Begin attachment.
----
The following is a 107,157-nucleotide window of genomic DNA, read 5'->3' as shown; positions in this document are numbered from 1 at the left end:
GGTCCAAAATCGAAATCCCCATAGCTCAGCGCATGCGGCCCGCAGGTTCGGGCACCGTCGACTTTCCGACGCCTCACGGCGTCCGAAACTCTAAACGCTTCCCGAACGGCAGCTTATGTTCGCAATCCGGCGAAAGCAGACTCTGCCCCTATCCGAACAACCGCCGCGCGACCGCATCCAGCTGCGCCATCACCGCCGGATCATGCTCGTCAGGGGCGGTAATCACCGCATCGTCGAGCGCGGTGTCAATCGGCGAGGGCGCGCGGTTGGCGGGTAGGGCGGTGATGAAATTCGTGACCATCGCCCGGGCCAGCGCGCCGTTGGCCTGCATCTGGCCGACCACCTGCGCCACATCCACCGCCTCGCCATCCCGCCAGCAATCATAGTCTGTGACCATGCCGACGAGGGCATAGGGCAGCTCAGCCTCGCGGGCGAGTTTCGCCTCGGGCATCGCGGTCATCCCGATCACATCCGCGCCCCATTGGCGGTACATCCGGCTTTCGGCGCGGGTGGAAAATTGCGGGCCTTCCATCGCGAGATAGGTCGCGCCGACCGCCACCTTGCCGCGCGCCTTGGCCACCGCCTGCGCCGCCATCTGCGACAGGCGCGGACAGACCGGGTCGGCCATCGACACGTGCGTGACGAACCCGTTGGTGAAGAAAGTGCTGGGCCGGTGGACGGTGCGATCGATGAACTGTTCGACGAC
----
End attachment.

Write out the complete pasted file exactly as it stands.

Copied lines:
The following is a 107,157-nucleotide window of genomic DNA, read 5'->3' as shown; positions in this document are numbered from 1 at the left end:
GGTCCAAAATCGAAATCCCCATAGCTCAGCGCATGCGGCCCGCAGGTTCGGGCACCGTCGACTTTCCGACGCCTCACGGCGTCCGAAACTCTAAACGCTTCCCGAACGGCAGCTTATGTTCGCAATCCGGCGAAAGCAGACTCTGCCCCTATCCGAACAACCGCCGCGCGACCGCATCCAGCTGCGCCATCACCGCCGGATCATGCTCGTCAGGGGCGGTAATCACCGCATCGTCGAGCGCGGTGTCAATCGGCGAGGGCGCGCGGTTGGCGGGTAGGGCGGTGATGAAATTCGTGACCATCGCCCGGGCCAGCGCGCCGTTGGCCTGCATCTGGCCGACCACCTGCGCCACATCCACCGCCTCGCCATCCCGCCAGCAATCATAGTCTGTGACCATGCCGACGAGGGCATAGGGCAGCTCAGCCTCGCGGGCGAGTTTCGCCTCGGGCATCGCGGTCATCCCGATCACATCCGCGCCCCATTGGCGGTACATCCGGCTTTCGGCGCGGGTGGAAAATTGCGGGCCTTCCATCGCGAGATAGGTCGCGCCGACCGCCACCTTGCCGCGCGCCTTGGCCACCGCCTGCGCCGCCATCTGCGACAGGCGCGGACAGACCGGGTCGGCCATCGACACGTGCGTGACGAACCCGTTGGTGAAGAAAGTGCTGGGCCGGTGGACGGTGCGATCGATGAACTGTTCGACGAC